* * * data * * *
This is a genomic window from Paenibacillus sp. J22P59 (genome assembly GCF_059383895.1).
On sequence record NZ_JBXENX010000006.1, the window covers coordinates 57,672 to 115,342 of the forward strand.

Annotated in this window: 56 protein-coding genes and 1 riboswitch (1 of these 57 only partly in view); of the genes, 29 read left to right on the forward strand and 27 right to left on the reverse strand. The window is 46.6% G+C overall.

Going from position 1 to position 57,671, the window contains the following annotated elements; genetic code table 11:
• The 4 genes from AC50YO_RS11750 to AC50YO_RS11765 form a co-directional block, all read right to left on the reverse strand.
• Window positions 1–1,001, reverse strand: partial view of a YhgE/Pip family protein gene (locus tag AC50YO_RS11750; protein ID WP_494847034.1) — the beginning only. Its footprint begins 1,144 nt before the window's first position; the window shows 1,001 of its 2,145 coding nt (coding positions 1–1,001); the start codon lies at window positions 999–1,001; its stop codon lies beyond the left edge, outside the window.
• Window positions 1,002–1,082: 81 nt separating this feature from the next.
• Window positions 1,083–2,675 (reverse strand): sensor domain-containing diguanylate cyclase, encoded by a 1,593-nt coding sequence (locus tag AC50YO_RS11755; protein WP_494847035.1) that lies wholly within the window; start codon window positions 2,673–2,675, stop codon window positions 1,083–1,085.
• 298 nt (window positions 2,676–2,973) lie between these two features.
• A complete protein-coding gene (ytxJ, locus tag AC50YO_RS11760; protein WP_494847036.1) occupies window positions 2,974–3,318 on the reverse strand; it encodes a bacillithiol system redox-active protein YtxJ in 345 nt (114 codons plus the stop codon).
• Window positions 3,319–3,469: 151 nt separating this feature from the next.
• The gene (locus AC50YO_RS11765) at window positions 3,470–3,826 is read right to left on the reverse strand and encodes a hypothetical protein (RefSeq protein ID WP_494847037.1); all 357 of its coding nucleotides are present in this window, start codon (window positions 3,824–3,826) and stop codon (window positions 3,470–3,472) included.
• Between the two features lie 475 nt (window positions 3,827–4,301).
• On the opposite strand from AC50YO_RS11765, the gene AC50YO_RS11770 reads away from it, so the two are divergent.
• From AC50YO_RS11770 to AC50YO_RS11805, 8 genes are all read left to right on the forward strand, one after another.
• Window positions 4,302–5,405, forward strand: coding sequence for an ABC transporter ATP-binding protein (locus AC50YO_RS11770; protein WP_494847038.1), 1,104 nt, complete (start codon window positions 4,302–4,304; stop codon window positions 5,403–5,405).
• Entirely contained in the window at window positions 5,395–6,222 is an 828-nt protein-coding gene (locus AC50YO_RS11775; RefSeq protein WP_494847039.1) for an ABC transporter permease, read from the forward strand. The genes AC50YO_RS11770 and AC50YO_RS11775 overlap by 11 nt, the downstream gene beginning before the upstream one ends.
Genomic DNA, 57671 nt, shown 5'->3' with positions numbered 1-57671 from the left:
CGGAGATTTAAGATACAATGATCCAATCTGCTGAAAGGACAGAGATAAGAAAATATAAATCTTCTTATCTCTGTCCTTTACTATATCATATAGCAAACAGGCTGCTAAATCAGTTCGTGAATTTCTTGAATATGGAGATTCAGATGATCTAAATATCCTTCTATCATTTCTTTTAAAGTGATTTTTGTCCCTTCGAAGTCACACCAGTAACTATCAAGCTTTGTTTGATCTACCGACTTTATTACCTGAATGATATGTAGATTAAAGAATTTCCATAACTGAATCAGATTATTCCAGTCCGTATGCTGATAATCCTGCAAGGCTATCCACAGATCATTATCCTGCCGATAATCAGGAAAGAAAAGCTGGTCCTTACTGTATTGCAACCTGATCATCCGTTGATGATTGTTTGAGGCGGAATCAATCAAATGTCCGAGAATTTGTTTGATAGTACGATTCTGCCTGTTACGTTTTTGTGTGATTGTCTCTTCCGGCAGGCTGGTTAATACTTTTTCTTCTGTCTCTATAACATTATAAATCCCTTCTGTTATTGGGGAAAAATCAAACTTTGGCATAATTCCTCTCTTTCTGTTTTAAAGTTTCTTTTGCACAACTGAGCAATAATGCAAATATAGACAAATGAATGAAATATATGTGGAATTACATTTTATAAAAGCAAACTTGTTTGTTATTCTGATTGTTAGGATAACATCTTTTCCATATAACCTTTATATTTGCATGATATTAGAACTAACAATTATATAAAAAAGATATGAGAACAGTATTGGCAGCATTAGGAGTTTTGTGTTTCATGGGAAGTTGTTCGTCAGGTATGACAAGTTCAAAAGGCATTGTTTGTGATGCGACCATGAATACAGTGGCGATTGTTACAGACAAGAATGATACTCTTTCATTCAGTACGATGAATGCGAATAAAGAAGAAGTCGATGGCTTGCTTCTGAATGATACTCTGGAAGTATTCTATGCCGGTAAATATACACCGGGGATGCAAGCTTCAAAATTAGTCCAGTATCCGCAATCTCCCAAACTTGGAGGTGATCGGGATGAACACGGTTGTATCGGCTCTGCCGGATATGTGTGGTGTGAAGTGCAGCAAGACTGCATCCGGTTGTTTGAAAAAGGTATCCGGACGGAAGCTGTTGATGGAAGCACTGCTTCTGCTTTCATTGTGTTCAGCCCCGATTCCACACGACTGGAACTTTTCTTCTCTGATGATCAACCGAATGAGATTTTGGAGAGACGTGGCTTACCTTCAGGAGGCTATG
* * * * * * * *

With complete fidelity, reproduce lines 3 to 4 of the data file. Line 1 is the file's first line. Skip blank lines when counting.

Annotated in this window: 56 protein-coding genes and 1 riboswitch (1 of these 57 only partly in view); of the genes, 29 read left to right on the forward strand and 27 right to left on the reverse strand. The window is 46.6% G+C overall.

Going from position 1 to position 57,671, the window contains the following annotated elements; genetic code table 11: